One idea that we talk about in our training programs is the idea of what we call benign intent.
When you interact with other people, they will eventually say or do something that you don’t understand or that you understand incorrectly. It might even frustrate or irritate you. Benign intent is based on the presumption &emdash; or assumption &emdash; that they meant no harm to you by what they said or did. Rather than filling the gap in your understanding by assuming they meant to hurt you, manipulate you, or annoy you, you work to assuming that they had no negative or malicious intent. You assume they had benign intent.
We’re not saying that you must assume positive intent. You just assume they meant no harm and that you don’t know completely what they meant or intended. You need to investigate some more.
Why does this matter and how does it tie to the DISC model?
As you grow in your understanding of the DISC model and awareness that other people will say and do things in ways that don’t really make sense to you because they come from a totally different perspective than yours, you start to realize that they might have been thinking something completely different from what you would have been thinking (or feeling) if you said the same thing.
For example, my wife has a lot of Dominant and Inspiring traits. She has a very outgoing personality. She’s very fast-paced, outgoing, expressive, and demonstrative. I’m not. She often says and does things with high intensity, a loud voice, and waving hands. She leans forward and into conversations. She has all of the outward manifestations that &emdash; to me &emdash; look like anger. It looks like anger to me because I would probably be angry if I acted that way.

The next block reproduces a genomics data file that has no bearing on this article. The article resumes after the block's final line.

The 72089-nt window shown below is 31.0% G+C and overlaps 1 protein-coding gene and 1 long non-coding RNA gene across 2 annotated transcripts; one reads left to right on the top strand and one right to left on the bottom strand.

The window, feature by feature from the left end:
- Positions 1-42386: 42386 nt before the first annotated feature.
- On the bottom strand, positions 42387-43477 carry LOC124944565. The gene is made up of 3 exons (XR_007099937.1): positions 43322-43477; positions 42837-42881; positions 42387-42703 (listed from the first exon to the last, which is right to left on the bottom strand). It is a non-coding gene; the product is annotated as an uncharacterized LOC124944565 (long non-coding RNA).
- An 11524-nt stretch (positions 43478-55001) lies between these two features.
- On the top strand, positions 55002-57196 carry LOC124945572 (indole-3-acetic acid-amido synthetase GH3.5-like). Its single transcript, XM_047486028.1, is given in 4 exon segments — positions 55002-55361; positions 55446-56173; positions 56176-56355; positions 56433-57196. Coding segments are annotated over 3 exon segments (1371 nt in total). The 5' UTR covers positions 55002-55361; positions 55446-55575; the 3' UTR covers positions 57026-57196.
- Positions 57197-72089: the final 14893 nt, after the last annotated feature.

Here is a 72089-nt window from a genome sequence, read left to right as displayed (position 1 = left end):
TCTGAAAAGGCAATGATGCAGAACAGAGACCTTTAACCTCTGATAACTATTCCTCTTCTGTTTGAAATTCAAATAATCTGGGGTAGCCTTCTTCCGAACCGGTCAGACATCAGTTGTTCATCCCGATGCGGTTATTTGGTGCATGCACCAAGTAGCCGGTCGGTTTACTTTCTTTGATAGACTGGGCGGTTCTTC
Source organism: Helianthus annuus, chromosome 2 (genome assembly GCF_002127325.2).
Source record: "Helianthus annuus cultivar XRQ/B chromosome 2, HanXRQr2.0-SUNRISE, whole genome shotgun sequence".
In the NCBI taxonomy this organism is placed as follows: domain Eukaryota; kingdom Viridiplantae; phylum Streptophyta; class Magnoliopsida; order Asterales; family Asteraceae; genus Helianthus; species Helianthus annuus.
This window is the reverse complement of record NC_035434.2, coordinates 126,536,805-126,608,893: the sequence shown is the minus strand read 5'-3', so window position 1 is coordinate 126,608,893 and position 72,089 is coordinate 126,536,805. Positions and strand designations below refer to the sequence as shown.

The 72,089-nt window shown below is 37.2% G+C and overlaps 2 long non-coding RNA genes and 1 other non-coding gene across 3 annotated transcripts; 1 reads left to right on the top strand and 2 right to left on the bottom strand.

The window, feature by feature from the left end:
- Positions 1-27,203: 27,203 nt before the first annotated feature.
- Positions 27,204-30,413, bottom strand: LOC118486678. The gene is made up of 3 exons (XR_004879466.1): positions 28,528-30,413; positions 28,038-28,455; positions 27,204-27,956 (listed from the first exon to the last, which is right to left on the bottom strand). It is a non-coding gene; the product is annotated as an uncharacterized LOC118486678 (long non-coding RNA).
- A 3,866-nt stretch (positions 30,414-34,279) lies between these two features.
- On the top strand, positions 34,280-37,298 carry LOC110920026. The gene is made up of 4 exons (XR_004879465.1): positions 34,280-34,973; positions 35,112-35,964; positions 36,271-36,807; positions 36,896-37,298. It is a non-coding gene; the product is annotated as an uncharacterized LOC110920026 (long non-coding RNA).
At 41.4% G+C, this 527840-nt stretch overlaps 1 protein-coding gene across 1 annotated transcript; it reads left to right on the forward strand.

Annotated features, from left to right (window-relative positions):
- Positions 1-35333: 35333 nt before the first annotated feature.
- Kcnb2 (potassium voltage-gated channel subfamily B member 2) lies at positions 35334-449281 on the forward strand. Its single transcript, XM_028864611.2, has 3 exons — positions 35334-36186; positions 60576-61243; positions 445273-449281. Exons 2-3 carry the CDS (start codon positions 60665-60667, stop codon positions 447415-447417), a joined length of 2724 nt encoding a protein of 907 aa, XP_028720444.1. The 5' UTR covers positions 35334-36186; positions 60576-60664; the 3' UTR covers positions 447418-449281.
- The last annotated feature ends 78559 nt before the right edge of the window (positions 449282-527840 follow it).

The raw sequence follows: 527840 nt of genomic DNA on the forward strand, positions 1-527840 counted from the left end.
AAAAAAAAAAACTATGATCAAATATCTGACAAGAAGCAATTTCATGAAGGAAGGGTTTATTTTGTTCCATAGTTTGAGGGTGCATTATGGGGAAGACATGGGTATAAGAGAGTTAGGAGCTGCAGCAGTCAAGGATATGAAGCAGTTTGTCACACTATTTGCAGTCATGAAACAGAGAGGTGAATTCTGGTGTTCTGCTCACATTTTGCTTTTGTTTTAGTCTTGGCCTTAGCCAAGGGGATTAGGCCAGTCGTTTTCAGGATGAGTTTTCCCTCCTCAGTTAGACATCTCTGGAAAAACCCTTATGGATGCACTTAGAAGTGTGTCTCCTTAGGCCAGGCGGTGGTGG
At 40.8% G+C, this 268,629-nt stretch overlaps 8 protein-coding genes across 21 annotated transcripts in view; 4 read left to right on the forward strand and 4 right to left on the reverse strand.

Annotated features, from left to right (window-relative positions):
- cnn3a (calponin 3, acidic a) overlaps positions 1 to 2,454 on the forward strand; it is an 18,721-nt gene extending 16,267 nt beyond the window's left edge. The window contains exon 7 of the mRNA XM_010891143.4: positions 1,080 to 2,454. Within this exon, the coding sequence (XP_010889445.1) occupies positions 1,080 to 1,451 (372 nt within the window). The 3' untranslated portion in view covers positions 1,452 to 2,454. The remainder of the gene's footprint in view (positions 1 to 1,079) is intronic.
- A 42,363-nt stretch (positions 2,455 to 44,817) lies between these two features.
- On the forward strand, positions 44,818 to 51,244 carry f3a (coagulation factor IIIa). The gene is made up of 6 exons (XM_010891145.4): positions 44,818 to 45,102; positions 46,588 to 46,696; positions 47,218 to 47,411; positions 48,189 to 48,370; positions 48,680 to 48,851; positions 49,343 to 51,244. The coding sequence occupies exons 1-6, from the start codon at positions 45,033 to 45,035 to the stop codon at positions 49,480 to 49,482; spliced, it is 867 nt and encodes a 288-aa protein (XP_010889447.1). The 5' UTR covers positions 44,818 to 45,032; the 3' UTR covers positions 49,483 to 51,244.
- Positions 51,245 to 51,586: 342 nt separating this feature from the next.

In the early days of our marriage, I always interpreted her behavior as anger. Even though I have since learned otherwise, my automatic perception is that she is angry.
After a number of years of thinking that she was angry and then finding out she wasn’t, I learned about the DISC model. The DISC model finally gave me a better handle on understanding her style and how it is different from mine. As I learned about the DISC model, I started to realize she’s not angry. She’s passionate. And that is a completely different response.
The presumption of benign intent allows me to look at my wife’s behavior and say to myself: “I wonder what she means by that. Is she really angry or is it just my interpretation?”
I still struggle a bit with this issue, and the presumption of benign intent (combined with knowledge of the DISC model) helps me to navigate the difficulty more successfully.
Here’s why it matters to you. When you master the art of assuming benign intent and using the DISC model to see other people in a different way, it will help you be less stressed. It will help you be less angry. It will help you respond in better ways because you’ll be better able to control your response by not letting their behavior trigger you in a negative way.
Learn to presume benign intent.
When someone says or does something that you don’t understand. When what they say or do frustrates or irritates you, remind yourself that it might not be intended to harm you. It might be something you perceive as negative, and it’s not necessarily intended that way. Work to remain curious about what they really meant rather than leap to judgment and allow yourself to get angry.